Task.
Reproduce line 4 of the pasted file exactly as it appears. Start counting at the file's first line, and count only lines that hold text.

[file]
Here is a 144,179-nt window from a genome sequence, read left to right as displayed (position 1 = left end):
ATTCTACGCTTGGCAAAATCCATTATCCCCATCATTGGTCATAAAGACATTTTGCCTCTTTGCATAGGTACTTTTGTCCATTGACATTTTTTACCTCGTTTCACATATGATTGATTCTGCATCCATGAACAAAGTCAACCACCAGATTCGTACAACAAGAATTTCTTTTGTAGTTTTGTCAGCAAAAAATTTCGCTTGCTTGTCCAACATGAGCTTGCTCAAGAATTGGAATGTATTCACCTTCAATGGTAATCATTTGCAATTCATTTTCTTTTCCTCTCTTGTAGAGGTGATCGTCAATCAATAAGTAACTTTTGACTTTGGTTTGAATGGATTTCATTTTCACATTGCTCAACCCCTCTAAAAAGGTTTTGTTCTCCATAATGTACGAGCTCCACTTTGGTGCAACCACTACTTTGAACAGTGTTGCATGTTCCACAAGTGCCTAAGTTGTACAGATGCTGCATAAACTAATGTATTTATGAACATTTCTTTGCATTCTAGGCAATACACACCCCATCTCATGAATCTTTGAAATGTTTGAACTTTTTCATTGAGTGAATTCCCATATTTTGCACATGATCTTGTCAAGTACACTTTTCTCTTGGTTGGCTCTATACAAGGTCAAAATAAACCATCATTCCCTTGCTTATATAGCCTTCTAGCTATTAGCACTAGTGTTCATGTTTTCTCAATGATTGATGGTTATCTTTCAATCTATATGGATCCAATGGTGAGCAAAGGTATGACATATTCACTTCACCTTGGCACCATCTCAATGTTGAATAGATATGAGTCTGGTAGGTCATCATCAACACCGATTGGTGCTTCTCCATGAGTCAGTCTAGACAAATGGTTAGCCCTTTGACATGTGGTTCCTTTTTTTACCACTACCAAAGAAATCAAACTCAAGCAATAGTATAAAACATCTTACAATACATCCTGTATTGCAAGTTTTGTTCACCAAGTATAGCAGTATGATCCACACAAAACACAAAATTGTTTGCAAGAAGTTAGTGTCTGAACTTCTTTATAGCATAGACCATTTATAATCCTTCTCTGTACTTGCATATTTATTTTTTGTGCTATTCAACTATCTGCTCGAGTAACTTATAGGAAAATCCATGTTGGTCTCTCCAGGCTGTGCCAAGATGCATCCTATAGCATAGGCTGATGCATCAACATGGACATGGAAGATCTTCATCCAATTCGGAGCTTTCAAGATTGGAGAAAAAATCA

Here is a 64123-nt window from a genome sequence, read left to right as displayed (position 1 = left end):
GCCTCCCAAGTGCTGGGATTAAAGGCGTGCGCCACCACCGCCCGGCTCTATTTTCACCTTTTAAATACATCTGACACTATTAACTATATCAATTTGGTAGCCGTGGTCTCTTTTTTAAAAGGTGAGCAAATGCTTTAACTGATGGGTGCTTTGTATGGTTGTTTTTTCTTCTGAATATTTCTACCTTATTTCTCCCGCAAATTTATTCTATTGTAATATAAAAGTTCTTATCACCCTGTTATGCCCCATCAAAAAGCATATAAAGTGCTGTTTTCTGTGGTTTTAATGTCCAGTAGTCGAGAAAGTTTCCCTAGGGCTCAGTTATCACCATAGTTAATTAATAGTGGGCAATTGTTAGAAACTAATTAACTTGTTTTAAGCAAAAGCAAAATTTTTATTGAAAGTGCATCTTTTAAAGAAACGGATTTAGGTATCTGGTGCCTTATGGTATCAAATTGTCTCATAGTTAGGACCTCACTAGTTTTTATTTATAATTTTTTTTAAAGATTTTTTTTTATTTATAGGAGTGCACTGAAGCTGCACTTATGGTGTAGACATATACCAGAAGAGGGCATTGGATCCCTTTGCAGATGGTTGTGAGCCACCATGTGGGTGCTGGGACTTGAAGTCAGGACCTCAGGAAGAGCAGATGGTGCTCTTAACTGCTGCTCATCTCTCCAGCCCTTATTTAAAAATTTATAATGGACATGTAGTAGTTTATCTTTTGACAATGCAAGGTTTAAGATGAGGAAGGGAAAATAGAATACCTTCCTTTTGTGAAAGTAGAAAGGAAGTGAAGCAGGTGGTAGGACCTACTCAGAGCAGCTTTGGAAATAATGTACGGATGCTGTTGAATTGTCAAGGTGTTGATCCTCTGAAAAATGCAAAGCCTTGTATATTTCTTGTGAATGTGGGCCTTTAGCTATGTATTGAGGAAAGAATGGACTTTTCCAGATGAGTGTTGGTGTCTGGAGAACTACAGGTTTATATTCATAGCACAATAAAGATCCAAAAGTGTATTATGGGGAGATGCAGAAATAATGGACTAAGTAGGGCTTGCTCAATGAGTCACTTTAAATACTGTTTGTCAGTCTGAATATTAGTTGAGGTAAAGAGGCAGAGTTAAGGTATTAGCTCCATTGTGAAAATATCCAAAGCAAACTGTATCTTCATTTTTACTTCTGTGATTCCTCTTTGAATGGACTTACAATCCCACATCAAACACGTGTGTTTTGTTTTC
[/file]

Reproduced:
GCCTCCCAAGTGCTGGGATTAAAGGCGTGCGCCACCACCGCCCGGCTCTATTTTCACCTTTTAAATACATCTGACACTATTAACTATATCAATTTGGTAGCCGTGGTCTCTTTTTTAAAAGGTGAGCAAATGCTTTAACTGATGGGTGCTTTGTATGGTTGTTTTTTCTTCTGAATATTTCTACCTTATTTCTCCCGCAAATTTATTCTATTGTAATATAAAAGTTCTTATCACCCTGTTATGCCCCATCAAAAAGCATATAAAGTGCTGTTTTCTGTGGTTTTAATGTCCAGTAGTCGAGAAAGTTTCCCTAGGGCTCAGTTATCACCATAGTTAATTAATAGTGGGCAATTGTTAGAAACTAATTAACTTGTTTTAAGCAAAAGCAAAATTTTTATTGAAAGTGCATCTTTTAAAGAAACGGATTTAGGTATCTGGTGCCTTATGGTATCAAATTGTCTCATAGTTAGGACCTCACTAGTTTTTATTTATAATTTTTTTTAAAGATTTTTTTTTATTTATAGGAGTGCACTGAAGCTGCACTTATGGTGTAGACATATACCAGAAGAGGGCATTGGATCCCTTTGCAGATGGTTGTGAGCCACCATGTGGGTGCTGGGACTTGAAGTCAGGACCTCAGGAAGAGCAGATGGTGCTCTTAACTGCTGCTCATCTCTCCAGCCCTTATTTAAAAATTTATAATGGACATGTAGTAGTTTATCTTTTGACAATGCAAGGTTTAAGATGAGGAAGGGAAAATAGAATACCTTCCTTTTGTGAAAGTAGAAAGGAAGTGAAGCAGGTGGTAGGACCTACTCAGAGCAGCTTTGGAAATAATGTACGGATGCTGTTGAATTGTCAAGGTGTTGATCCTCTGAAAAATGCAAAGCCTTGTATATTTCTTGTGAATGTGGGCCTTTAGCTATGTATTGAGGAAAGAATGGACTTTTCCAGATGAGTGTTGGTGTCTGGAGAACTACAGGTTTATATTCATAGCACAATAAAGATCCAAAAGTGTATTATGGGGAGATGCAGAAATAATGGACTAAGTAGGGCTTGCTCAATGAGTCACTTTAAATACTGTTTGTCAGTCTGAATATTAGTTGAGGTAAAGAGGCAGAGTTAAGGTATTAGCTCCATTGTGAAAATATCCAAAGCAAACTGTATCTTCATTTTTACTTCTGTGATTCCTCTTTGAATGGACTTACAATCCCACATCAAACACGTGTGTTTTGTTTTC